Since July 17, President Bashar al-Assad's forces have surrounded rebel-held districts of Aleppo city, one of the main front lines in the conflict ravaging the country since 2011.
Loyalists forces cut the Castello Road, the main supply line into rebel-held neighbourhoods in the north of the city.
Now insurgents have attacked from the south, a region divided between loyalists backed by Iranian fighters and Hezbollah on the one hand, and Syrian and foreign jihadists allied with rebel groups on the other.
On Sunday, Islamist groups such as the influential Ahrar al-Sham and jihadists including from the former Al-Nusra Front -- rebranded Jabhat Fateh al-Sham after breaking from Al-Qaeda -- said they had begun a battle to try to reopen a new supply route.
Fateh al-Sham launched two car bomb attacks against regime positions in suburban Rashidin in southwestern Aleppo and fighting also raged in the early evening, the Syrian Observatory of Human Rights said.
Three children were among 11 civilians killed in rebel rocket attacks launched from Rashidin on the government-controlled district of Hamdaniyeh in western Aleppo, the Observatory said.
Other attacks focused on southern parts of the city towards the regime-controlled suburb of Ramussa, the Britain-based monitor reported.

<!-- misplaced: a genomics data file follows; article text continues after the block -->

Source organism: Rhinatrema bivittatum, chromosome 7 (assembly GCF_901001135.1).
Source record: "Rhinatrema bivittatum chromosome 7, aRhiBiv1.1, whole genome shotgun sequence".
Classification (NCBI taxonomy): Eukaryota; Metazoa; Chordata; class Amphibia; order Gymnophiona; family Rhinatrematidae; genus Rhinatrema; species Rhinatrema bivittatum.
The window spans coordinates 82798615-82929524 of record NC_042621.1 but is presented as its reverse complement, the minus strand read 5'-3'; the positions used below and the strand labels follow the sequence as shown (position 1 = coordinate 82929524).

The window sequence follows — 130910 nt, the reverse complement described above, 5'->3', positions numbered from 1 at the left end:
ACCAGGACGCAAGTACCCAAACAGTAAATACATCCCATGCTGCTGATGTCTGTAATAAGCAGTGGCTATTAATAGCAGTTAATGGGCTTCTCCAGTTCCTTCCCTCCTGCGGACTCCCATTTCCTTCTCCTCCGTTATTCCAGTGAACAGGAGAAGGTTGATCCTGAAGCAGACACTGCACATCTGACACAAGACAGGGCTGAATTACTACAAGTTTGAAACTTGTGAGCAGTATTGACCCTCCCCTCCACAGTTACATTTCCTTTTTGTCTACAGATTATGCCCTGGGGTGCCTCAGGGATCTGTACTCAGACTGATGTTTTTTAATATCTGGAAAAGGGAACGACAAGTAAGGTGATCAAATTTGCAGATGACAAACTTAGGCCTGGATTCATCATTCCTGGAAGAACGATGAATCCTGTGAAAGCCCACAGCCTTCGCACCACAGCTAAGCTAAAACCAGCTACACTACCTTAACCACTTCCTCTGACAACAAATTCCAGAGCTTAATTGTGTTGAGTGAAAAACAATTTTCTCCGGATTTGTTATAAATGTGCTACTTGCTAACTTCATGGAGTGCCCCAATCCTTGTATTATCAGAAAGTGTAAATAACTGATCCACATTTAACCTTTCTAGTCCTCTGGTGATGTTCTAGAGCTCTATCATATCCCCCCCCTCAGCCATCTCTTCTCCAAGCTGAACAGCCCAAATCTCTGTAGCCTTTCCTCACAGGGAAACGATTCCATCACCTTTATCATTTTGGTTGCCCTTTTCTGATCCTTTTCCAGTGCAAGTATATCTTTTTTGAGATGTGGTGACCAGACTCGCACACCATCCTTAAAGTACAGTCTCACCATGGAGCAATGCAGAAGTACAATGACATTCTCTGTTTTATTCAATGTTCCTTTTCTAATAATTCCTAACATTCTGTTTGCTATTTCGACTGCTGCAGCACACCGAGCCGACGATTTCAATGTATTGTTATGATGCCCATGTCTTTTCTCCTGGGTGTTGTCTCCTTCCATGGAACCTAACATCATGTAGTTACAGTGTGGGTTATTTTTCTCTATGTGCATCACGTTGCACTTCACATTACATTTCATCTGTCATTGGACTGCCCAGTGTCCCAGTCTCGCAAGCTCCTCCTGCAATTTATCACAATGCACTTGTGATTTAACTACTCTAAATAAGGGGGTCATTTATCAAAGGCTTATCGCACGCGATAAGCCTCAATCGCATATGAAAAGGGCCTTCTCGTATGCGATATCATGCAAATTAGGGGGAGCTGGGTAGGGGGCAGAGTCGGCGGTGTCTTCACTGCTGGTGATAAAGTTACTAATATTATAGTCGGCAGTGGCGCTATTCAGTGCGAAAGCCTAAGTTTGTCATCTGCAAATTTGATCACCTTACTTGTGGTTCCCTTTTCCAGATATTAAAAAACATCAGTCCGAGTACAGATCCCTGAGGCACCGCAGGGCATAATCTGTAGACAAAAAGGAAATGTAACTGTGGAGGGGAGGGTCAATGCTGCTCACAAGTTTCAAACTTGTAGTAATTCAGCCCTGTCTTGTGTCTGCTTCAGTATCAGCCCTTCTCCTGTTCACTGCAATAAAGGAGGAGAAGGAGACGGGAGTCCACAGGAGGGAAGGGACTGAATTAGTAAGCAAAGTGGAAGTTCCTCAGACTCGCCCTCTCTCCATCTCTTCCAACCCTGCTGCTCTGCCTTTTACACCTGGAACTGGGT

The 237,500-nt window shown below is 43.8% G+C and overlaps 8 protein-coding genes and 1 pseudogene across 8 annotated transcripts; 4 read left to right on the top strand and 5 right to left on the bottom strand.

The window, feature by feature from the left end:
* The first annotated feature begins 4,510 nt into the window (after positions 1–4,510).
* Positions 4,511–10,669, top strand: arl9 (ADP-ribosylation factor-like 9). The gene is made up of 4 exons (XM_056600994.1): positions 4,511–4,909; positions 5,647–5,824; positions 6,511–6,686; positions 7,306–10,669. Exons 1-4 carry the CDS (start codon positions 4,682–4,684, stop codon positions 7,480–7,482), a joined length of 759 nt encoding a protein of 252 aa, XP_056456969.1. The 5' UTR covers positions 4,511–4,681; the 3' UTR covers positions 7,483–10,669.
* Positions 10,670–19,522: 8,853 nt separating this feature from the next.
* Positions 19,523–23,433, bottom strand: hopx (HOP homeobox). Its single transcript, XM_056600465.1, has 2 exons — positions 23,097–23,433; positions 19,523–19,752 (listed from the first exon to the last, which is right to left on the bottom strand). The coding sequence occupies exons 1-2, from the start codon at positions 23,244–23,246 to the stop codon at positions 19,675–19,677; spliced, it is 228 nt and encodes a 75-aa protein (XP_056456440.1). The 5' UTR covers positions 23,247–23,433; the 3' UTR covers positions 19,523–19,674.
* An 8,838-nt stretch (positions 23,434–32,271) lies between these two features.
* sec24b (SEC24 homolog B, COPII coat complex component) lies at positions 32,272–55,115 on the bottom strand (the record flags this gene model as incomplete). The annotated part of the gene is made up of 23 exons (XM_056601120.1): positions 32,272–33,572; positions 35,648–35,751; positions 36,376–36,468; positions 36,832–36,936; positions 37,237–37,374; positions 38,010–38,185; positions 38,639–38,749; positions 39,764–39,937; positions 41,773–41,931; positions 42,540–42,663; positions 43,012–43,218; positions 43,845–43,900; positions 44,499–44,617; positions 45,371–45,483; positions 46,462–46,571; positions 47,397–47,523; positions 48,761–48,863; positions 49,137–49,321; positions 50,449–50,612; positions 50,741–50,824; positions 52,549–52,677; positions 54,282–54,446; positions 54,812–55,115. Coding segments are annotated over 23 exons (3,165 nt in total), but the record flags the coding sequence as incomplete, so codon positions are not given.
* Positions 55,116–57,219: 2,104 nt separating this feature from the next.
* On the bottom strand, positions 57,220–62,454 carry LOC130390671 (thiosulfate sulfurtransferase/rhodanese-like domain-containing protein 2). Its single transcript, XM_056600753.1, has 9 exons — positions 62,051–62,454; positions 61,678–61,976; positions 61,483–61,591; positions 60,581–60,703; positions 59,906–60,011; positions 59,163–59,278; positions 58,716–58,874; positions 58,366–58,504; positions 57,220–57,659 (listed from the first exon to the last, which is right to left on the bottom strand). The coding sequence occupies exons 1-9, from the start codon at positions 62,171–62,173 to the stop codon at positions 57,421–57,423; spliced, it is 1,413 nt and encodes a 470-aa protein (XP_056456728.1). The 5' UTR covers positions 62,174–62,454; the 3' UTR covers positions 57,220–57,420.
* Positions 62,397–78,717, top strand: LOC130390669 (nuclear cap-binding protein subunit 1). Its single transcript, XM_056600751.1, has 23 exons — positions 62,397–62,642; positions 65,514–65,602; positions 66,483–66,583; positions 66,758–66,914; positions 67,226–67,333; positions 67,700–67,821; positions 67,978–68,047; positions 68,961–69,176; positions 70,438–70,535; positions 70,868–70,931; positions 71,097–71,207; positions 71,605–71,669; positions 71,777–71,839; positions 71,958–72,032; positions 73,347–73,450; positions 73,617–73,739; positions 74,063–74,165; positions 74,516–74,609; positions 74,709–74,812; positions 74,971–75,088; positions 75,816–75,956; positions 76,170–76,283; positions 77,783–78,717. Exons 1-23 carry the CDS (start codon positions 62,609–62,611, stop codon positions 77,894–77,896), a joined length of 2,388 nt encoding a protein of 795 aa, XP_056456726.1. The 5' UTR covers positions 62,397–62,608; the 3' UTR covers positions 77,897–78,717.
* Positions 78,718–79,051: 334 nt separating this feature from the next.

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"It will be a long and difficult battle," said Observatory chief Rami Abdel Rahman.
"The army is supported by a large number of Iranians and fighters from Hezbollah, not to mention the Russian planes," he said.
Forces from Lebanon's Shiite group have been fighting alongside Assad's men in Syria for years, and Russia at the end of September last year began a campaign of air strikes in support of loyalist fighters.
In Aleppo city itself, regime forces bombarded rebel-held districts Sunday despite the announcement by Damascus and Moscow of humanitarian corridors to allow civilians and rebels ready to surrender to leave.
On Saturday, government media reported that dozens of civilians and rebels had left besieged eastern Aleppo through humanitarian corridors, but residents there and rebels dismissed the claims as "lies".
Elsewhere, at least nine civilians were killed Sunday in an air strike that hit a makeshift hospital at Jassem in the southern province of Daraa.
The International Rescue Committee, which supported the facility, called on the UN Security Council "to act in defence of the most basic principles of the UN".
"The bombing of hospitals is never justified. All those involved must be held to account," said IRC chief David Miliband in a statement.